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23 heritage sites destroyed in Saudi airstrikes on Yemen

The Saudi-led aggression has destroyed nearly two dozens archaeological landmarks in Yemen since the beginning of Riyadh government's airstrikes on the Arab country, the General Organization of Antiquities and Museums announced on Saturday.

23 heritage sites destroyed in Saudi airstrikes on Yemen

The demolished archaeological sites are stretched from capital Sana'a to Ma'rib, Aden, Dhale, Sa'ada, Ta'iz, Hodayda, Shabwa and Hajjah, the organization said.

A sum of six ancient cities, six castles, three museums, two mosques, four palaces and several other archaeological sites have been destroyed in Yemen.

Less reported in the Saudi-led bombardments is the damage inflicted on cultural heritage sites in Yemen that have made extraordinary contributions to world civilization.

Director of Yemen's General Organization of Antiquities and Museums Mohannad al-Sayani said that 23 sites and monuments have been severely damaged or destroyed since the beginning of the conflict.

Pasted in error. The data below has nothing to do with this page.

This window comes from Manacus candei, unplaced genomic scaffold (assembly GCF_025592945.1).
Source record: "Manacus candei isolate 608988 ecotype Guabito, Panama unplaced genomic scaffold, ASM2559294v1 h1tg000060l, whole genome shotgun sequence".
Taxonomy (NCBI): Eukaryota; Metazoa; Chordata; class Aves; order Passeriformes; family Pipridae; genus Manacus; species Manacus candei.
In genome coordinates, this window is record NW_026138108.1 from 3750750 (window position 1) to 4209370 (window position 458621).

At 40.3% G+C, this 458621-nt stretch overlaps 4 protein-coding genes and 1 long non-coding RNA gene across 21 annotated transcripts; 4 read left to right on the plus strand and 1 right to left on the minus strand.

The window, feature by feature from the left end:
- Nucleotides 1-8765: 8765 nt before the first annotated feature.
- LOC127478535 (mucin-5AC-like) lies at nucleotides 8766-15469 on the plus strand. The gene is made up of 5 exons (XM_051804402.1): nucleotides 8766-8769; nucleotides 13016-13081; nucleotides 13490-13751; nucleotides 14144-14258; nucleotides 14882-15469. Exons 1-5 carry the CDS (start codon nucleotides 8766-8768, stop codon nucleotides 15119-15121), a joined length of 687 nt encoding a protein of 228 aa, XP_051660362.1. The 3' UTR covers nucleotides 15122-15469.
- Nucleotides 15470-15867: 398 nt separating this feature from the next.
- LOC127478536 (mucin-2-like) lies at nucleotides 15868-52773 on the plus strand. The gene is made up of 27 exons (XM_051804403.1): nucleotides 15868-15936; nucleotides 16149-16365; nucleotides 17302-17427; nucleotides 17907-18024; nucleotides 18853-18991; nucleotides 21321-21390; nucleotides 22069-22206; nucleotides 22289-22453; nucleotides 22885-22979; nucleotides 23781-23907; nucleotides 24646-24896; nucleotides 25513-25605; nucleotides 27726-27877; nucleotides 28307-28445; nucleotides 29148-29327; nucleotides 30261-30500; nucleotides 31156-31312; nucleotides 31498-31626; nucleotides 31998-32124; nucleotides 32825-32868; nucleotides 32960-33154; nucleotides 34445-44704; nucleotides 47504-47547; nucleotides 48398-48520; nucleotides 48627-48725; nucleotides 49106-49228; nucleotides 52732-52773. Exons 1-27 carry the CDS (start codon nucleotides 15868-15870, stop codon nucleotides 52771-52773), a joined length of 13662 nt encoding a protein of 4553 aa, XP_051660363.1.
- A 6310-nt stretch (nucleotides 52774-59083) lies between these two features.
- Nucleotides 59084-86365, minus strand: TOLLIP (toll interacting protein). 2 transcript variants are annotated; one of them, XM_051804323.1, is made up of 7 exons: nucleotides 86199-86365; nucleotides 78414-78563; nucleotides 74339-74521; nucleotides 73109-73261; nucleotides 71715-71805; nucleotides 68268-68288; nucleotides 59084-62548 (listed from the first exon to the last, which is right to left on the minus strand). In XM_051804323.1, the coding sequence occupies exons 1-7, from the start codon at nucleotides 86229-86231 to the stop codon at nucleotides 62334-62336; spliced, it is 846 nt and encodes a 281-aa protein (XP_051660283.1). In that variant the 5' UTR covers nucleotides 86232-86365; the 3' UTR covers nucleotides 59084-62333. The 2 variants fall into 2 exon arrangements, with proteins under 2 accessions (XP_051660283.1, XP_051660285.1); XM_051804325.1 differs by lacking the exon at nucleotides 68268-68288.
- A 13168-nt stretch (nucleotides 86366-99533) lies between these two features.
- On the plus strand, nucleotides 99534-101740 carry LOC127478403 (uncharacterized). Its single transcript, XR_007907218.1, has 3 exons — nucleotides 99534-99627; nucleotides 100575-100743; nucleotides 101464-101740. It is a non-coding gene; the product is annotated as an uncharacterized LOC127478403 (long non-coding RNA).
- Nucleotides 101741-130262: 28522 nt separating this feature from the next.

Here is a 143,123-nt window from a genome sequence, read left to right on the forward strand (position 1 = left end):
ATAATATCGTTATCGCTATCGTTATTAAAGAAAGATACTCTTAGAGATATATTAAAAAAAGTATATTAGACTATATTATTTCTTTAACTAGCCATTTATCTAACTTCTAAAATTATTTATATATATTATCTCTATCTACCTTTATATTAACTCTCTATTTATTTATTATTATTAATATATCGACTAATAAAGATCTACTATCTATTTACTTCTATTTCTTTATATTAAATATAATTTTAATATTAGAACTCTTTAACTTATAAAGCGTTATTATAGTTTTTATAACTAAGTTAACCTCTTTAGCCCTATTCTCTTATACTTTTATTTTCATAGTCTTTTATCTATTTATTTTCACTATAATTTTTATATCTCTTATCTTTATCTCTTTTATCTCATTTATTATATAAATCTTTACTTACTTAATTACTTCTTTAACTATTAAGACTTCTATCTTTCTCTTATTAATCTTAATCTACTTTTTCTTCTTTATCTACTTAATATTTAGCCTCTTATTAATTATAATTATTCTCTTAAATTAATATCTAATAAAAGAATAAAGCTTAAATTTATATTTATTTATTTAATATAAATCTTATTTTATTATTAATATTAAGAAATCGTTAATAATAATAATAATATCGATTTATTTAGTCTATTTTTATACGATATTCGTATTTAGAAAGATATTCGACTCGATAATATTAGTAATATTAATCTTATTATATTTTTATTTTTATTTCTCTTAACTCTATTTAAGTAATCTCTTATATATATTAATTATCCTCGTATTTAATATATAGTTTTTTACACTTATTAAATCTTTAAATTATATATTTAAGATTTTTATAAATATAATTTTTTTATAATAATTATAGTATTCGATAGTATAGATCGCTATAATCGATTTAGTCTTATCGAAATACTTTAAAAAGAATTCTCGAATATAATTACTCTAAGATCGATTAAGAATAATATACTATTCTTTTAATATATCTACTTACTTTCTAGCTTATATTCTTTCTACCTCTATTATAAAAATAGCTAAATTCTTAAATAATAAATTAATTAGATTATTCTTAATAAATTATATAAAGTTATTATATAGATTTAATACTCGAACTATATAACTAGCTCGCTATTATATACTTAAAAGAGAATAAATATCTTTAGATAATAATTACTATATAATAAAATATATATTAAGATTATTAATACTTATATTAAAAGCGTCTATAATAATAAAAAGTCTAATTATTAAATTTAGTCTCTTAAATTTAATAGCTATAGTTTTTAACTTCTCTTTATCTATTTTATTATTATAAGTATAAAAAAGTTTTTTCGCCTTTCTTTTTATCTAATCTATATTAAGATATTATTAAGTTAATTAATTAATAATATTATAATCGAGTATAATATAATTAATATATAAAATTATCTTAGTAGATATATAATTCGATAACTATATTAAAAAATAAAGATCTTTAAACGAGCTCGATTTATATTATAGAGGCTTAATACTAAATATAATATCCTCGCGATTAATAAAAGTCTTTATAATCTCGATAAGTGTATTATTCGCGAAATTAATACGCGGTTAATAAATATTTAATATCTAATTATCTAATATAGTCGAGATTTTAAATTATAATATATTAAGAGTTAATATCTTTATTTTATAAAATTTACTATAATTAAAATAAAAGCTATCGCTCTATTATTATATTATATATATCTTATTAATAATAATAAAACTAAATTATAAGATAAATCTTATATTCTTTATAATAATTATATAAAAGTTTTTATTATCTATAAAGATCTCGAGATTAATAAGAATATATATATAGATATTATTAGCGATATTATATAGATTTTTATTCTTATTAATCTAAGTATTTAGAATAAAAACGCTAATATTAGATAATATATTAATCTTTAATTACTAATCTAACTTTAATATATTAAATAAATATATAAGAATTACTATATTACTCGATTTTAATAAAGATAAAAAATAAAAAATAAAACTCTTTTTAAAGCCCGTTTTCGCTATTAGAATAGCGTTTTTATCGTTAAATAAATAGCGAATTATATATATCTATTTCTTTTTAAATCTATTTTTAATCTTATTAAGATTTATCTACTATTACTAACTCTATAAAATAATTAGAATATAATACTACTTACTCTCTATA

Sixty thousand years ago, early man walked through Yemen along the Bab al-Mandab, one of the major out-of-Africa routes that Homo sapiens took to colonize Eurasia. Archaeologists have found the remnants of prehistoric cultures that navigated the Red and Arabian Seas 8,000 years ago; these early travelers and traders left behind impressive megaliths.

Then there are the prehistoric walled hilltop towns and massive cities that were ruled by the South Arabia's kingdoms of the first millennium B.C. Yemen also boasts a rich Islamic heritage that includes some of the oldest, most elaborately decorated mosques in the world.

On June 12, the historic city of Sana'a, a UNESCO World Heritage Site, was bombarded by the Saudis. This city, continuously inhabited for over 2,500 years, contains some of the most beautiful traditional architecture in the world. The deliberate targeting of a civilian district of the old city was inexcusable and raises serious questions about Saudi Arabia’s intentions in this conflict.

Ten other sites in Yemen are on the tentative UNESCO World Heritage List. One of these, the old city of Sa'ada, has also suffered extensive damage from air attack.

Source: Fars News Agency [November 21, 2015]
TANN

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